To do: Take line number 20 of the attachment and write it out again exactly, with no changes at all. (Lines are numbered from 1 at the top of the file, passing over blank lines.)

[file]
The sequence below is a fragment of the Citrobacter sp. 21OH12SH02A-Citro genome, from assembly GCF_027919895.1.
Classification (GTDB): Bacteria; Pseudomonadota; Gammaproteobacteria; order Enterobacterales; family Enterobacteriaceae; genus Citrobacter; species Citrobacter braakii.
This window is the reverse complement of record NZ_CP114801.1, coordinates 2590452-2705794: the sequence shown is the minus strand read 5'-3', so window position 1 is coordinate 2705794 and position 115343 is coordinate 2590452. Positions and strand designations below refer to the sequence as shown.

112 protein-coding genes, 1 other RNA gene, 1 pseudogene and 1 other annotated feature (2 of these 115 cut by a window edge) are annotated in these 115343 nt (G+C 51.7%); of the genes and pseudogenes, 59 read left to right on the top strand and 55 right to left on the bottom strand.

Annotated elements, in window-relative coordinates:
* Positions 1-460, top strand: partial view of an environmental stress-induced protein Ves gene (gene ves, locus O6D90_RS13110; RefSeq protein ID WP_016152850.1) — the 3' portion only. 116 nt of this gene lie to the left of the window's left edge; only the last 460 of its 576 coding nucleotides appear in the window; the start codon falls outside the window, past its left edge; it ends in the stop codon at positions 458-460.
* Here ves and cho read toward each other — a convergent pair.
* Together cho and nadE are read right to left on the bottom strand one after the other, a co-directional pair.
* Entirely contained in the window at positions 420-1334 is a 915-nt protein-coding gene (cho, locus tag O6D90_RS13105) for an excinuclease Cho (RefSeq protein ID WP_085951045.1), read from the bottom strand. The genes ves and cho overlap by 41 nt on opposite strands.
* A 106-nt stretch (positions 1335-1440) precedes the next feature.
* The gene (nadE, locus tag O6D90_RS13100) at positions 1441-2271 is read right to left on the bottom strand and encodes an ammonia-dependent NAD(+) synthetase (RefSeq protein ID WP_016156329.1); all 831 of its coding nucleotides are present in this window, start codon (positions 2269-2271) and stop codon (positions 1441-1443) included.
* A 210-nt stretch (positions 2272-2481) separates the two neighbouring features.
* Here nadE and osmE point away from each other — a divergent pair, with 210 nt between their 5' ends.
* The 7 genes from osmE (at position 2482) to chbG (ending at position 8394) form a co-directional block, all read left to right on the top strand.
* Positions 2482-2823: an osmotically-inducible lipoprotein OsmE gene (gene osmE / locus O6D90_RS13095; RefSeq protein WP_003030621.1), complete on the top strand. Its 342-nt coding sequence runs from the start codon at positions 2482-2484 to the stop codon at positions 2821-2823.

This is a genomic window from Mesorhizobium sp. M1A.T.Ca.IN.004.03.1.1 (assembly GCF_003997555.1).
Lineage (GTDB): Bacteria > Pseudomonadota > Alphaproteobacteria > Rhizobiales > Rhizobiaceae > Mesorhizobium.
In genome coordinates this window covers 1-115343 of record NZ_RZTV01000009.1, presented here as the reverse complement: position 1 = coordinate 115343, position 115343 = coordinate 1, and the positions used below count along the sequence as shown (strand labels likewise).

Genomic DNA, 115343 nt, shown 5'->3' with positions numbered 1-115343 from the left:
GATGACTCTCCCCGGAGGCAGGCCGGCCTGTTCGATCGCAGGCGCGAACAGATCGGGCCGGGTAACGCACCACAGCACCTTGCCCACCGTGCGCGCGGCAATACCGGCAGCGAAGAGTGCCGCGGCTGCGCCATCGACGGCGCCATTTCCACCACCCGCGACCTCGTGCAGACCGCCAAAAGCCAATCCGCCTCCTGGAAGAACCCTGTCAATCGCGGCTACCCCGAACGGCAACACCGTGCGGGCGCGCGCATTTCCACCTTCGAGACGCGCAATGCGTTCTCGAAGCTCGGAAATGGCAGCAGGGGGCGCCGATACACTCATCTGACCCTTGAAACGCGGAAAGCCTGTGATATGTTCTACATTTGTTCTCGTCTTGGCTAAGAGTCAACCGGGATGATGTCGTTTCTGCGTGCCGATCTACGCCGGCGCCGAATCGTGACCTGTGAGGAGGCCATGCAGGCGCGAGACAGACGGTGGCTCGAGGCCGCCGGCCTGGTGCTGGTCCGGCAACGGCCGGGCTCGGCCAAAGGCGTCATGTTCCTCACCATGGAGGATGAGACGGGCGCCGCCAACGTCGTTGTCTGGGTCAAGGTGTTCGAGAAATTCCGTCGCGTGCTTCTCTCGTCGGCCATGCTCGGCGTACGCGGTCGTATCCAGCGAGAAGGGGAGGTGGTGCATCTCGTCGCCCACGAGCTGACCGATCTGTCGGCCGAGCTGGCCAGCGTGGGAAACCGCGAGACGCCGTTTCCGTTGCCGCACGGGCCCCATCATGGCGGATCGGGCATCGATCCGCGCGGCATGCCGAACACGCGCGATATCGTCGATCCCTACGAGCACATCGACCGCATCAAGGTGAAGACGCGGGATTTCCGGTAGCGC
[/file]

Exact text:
GATGACTCTCCCCGGAGGCAGGCCGGCCTGTTCGATCGCAGGCGCGAACAGATCGGGCCGGGTAACGCACCACAGCACCTTGCCCACCGTGCGCGCGGCAATACCGGCAGCGAAGAGTGCCGCGGCTGCGCCATCGACGGCGCCATTTCCACCACCCGCGACCTCGTGCAGACCGCCAAAAGCCAATCCGCCTCCTGGAAGAACCCTGTCAATCGCGGCTACCCCGAACGGCAACACCGTGCGGGCGCGCGCATTTCCACCTTCGAGACGCGCAATGCGTTCTCGAAGCTCGGAAATGGCAGCAGGGGGCGCCGATACACTCATCTGACCCTTGAAACGCGGAAAGCCTGTGATATGTTCTACATTTGTTCTCGTCTTGGCTAAGAGTCAACCGGGATGATGTCGTTTCTGCGTGCCGATCTACGCCGGCGCCGAATCGTGACCTGTGAGGAGGCCATGCAGGCGCGAGACAGACGGTGGCTCGAGGCCGCCGGCCTGGTGCTGGTCCGGCAACGGCCGGGCTCGGCCAAAGGCGTCATGTTCCTCACCATGGAGGATGAGACGGGCGCCGCCAACGTCGTTGTCTGGGTCAAGGTGTTCGAGAAATTCCGTCGCGTGCTTCTCTCGTCGGCCATGCTCGGCGTACGCGGTCGTATCCAGCGAGAAGGGGAGGTGGTGCATCTCGTCGCCCACGAGCTGACCGATCTGTCGGCCGAGCTGGCCAGCGTGGGAAACCGCGAGACGCCGTTTCCGTTGCCGCACGGGCCCCATCATGGCGGATCGGGCATCGATCCGCGCGGCATGCCGAACACGCGCGATATCGTCGATCCCTACGAGCACATCGACCGCATCAAGGTGAAGACGCGGGATTTCCGGTAGCGC